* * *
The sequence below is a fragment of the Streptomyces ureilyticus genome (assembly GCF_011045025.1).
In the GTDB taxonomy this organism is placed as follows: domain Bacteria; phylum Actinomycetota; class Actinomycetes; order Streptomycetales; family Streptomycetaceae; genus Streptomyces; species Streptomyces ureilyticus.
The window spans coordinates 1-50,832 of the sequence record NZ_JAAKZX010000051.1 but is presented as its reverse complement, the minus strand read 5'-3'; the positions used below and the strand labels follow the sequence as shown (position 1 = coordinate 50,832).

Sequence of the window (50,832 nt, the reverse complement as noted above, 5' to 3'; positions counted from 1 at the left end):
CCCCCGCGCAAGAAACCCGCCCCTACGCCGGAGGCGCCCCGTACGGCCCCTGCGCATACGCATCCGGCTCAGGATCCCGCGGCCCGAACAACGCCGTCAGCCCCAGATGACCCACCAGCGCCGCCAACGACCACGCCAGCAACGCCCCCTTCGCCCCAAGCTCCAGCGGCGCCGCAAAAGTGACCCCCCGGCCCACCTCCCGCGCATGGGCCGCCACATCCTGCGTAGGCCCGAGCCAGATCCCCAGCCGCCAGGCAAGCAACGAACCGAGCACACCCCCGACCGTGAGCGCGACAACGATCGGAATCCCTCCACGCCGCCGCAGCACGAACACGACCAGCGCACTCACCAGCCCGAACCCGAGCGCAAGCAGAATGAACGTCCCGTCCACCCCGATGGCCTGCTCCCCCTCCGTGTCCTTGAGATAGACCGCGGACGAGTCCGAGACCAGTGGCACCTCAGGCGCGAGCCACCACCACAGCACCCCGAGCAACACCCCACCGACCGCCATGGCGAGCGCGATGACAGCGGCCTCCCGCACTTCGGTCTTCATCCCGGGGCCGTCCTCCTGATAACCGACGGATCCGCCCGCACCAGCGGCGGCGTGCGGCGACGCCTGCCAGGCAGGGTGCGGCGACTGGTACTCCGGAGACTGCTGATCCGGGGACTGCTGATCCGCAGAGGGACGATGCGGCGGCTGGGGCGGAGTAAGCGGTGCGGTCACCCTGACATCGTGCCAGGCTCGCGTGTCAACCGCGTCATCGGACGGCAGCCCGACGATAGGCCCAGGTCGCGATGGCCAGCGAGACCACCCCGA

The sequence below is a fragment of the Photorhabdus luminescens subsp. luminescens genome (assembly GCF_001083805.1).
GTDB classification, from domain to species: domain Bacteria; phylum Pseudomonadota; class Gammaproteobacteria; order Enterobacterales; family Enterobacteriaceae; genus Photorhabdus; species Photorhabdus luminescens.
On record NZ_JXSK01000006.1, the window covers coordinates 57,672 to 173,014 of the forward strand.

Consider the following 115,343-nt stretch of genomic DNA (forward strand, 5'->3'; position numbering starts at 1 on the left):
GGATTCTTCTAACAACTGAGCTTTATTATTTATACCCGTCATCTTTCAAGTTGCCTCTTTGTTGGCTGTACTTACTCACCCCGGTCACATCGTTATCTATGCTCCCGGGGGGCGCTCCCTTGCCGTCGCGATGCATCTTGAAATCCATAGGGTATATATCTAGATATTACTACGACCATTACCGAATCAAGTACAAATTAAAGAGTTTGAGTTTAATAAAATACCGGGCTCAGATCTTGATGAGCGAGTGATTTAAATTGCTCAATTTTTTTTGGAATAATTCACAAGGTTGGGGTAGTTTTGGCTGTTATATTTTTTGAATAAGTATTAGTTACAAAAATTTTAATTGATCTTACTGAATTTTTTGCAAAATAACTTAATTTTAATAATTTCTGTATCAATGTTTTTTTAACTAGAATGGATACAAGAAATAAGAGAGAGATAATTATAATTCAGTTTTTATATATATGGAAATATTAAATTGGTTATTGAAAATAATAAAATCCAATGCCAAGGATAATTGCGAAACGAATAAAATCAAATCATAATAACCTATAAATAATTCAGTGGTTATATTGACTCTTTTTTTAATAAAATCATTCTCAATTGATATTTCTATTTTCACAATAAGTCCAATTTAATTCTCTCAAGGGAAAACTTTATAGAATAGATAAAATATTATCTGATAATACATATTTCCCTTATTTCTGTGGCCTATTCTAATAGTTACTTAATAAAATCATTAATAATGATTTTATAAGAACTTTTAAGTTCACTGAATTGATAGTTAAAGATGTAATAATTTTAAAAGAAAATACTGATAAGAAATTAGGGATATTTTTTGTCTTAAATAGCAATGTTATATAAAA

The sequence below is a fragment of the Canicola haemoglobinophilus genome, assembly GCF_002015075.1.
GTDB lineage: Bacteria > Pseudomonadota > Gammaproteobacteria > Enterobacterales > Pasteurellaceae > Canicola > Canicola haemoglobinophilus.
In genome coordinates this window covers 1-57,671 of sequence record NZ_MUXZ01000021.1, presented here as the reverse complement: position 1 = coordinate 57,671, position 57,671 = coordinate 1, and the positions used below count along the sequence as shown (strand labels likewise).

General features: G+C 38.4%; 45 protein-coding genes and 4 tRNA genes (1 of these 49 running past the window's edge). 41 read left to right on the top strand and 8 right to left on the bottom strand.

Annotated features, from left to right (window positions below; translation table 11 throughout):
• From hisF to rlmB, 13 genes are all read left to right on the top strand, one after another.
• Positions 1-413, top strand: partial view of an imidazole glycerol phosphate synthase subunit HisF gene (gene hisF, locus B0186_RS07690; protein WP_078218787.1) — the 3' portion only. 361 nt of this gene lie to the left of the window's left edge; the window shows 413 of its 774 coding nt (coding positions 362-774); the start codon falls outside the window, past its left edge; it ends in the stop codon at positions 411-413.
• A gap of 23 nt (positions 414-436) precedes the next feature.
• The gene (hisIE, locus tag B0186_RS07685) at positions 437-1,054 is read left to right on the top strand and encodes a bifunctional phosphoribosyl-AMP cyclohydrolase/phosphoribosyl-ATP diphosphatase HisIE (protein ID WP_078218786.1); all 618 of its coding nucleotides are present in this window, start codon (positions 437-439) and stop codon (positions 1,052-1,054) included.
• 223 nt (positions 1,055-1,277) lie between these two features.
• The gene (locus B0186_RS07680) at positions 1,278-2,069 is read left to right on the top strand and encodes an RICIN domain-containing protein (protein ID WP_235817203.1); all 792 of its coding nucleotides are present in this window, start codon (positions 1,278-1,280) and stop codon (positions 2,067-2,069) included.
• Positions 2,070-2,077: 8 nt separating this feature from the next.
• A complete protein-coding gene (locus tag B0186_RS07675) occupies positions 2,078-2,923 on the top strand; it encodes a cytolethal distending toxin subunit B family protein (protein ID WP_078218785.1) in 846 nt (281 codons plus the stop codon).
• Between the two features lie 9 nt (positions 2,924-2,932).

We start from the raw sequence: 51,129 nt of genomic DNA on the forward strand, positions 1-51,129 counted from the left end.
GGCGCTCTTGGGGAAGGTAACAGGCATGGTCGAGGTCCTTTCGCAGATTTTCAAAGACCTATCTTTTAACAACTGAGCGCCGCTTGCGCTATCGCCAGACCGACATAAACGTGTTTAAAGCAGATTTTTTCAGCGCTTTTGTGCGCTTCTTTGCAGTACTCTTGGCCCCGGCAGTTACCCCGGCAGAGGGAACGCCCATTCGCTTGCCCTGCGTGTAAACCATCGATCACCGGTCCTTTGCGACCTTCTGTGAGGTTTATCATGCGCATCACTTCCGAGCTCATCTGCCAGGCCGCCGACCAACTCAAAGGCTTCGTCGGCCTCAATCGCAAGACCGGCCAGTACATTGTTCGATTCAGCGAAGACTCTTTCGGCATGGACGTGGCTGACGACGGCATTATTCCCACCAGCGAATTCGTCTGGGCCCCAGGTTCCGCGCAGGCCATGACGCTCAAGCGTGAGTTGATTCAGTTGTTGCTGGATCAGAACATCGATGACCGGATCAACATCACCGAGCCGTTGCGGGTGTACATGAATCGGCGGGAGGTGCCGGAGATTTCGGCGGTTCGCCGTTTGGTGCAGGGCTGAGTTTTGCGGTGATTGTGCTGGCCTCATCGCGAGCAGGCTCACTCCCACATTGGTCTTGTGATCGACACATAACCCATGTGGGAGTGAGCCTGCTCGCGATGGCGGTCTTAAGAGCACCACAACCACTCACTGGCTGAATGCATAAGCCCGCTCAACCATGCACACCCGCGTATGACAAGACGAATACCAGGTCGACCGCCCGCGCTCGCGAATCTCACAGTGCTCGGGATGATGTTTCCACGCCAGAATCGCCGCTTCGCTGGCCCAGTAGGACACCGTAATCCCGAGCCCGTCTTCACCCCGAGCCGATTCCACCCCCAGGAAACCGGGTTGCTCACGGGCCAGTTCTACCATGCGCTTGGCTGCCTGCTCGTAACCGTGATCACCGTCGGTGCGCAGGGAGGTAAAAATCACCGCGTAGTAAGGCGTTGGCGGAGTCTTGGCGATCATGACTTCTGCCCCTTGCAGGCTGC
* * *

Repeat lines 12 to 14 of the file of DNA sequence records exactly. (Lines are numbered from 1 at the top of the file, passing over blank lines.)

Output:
GTDB lineage: Bacteria > Pseudomonadota > Gammaproteobacteria > Enterobacterales > Pasteurellaceae > Canicola > Canicola haemoglobinophilus.
In genome coordinates this window covers 1-57,671 of sequence record NZ_MUXZ01000021.1, presented here as the reverse complement: position 1 = coordinate 57,671, position 57,671 = coordinate 1, and the positions used below count along the sequence as shown (strand labels likewise).

General features: G+C 38.4%; 45 protein-coding genes and 4 tRNA genes (1 of these 49 running past the window's edge). 41 read left to right on the top strand and 8 right to left on the bottom strand.